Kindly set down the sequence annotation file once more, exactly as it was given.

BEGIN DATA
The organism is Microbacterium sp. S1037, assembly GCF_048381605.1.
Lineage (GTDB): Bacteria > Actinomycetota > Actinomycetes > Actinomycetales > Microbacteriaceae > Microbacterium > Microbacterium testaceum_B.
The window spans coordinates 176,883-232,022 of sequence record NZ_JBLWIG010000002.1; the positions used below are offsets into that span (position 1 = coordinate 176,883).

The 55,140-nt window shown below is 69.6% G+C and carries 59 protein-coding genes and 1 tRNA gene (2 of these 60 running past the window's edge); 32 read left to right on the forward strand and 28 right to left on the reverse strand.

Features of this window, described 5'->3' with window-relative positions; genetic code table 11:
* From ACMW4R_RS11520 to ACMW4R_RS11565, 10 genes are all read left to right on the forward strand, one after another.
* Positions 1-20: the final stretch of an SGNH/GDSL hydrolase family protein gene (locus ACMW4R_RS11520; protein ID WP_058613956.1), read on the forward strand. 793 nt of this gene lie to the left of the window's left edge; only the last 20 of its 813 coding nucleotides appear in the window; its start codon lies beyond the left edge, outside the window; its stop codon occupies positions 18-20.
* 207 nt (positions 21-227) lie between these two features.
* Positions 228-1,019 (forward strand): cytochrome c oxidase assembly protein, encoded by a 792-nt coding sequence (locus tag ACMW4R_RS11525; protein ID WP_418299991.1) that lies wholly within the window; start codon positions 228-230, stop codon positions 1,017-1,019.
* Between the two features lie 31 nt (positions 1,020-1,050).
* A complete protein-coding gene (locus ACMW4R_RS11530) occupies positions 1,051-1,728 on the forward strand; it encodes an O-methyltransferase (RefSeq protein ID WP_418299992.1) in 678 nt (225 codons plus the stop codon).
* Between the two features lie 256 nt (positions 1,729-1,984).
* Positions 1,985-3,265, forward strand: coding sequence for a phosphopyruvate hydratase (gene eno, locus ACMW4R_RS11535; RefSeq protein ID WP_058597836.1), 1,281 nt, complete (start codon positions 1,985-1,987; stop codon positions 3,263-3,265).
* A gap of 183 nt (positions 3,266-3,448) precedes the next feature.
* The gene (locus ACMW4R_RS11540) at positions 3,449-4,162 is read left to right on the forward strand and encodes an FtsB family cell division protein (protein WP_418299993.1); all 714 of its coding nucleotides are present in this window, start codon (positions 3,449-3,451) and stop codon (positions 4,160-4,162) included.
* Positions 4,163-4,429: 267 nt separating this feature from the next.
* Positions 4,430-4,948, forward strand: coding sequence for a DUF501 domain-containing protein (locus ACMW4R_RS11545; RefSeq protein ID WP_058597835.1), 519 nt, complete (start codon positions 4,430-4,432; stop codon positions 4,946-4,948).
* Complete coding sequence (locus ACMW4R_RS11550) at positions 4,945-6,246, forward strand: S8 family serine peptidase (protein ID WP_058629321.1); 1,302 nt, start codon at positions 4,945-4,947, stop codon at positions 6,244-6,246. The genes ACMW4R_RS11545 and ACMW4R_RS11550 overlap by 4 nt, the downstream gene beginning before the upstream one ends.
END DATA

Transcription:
The organism is Microbacterium sp. S1037, assembly GCF_048381605.1.
Lineage (GTDB): Bacteria > Actinomycetota > Actinomycetes > Actinomycetales > Microbacteriaceae > Microbacterium > Microbacterium testaceum_B.
The window spans coordinates 176,883-232,022 of sequence record NZ_JBLWIG010000002.1; the positions used below are offsets into that span (position 1 = coordinate 176,883).

The 55,140-nt window shown below is 69.6% G+C and carries 59 protein-coding genes and 1 tRNA gene (2 of these 60 running past the window's edge); 32 read left to right on the forward strand and 28 right to left on the reverse strand.

Features of this window, described 5'->3' with window-relative positions; genetic code table 11:
* From ACMW4R_RS11520 to ACMW4R_RS11565, 10 genes are all read left to right on the forward strand, one after another.
* Positions 1-20: the final stretch of an SGNH/GDSL hydrolase family protein gene (locus ACMW4R_RS11520; protein ID WP_058613956.1), read on the forward strand. 793 nt of this gene lie to the left of the window's left edge; only the last 20 of its 813 coding nucleotides appear in the window; its start codon lies beyond the left edge, outside the window; its stop codon occupies positions 18-20.
* 207 nt (positions 21-227) lie between these two features.
* Positions 228-1,019 (forward strand): cytochrome c oxidase assembly protein, encoded by a 792-nt coding sequence (locus tag ACMW4R_RS11525; protein ID WP_418299991.1) that lies wholly within the window; start codon positions 228-230, stop codon positions 1,017-1,019.
* Between the two features lie 31 nt (positions 1,020-1,050).
* A complete protein-coding gene (locus ACMW4R_RS11530) occupies positions 1,051-1,728 on the forward strand; it encodes an O-methyltransferase (RefSeq protein ID WP_418299992.1) in 678 nt (225 codons plus the stop codon).
* Between the two features lie 256 nt (positions 1,729-1,984).
* Positions 1,985-3,265, forward strand: coding sequence for a phosphopyruvate hydratase (gene eno, locus ACMW4R_RS11535; RefSeq protein ID WP_058597836.1), 1,281 nt, complete (start codon positions 1,985-1,987; stop codon positions 3,263-3,265).
* A gap of 183 nt (positions 3,266-3,448) precedes the next feature.
* The gene (locus ACMW4R_RS11540) at positions 3,449-4,162 is read left to right on the forward strand and encodes an FtsB family cell division protein (protein WP_418299993.1); all 714 of its coding nucleotides are present in this window, start codon (positions 3,449-3,451) and stop codon (positions 4,160-4,162) included.
* Positions 4,163-4,429: 267 nt separating this feature from the next.
* Positions 4,430-4,948, forward strand: coding sequence for a DUF501 domain-containing protein (locus ACMW4R_RS11545; RefSeq protein ID WP_058597835.1), 519 nt, complete (start codon positions 4,430-4,432; stop codon positions 4,946-4,948).
* Complete coding sequence (locus ACMW4R_RS11550) at positions 4,945-6,246, forward strand: S8 family serine peptidase (protein ID WP_058629321.1); 1,302 nt, start codon at positions 4,945-4,947, stop codon at positions 6,244-6,246. The genes ACMW4R_RS11545 and ACMW4R_RS11550 overlap by 4 nt, the downstream gene beginning before the upstream one ends.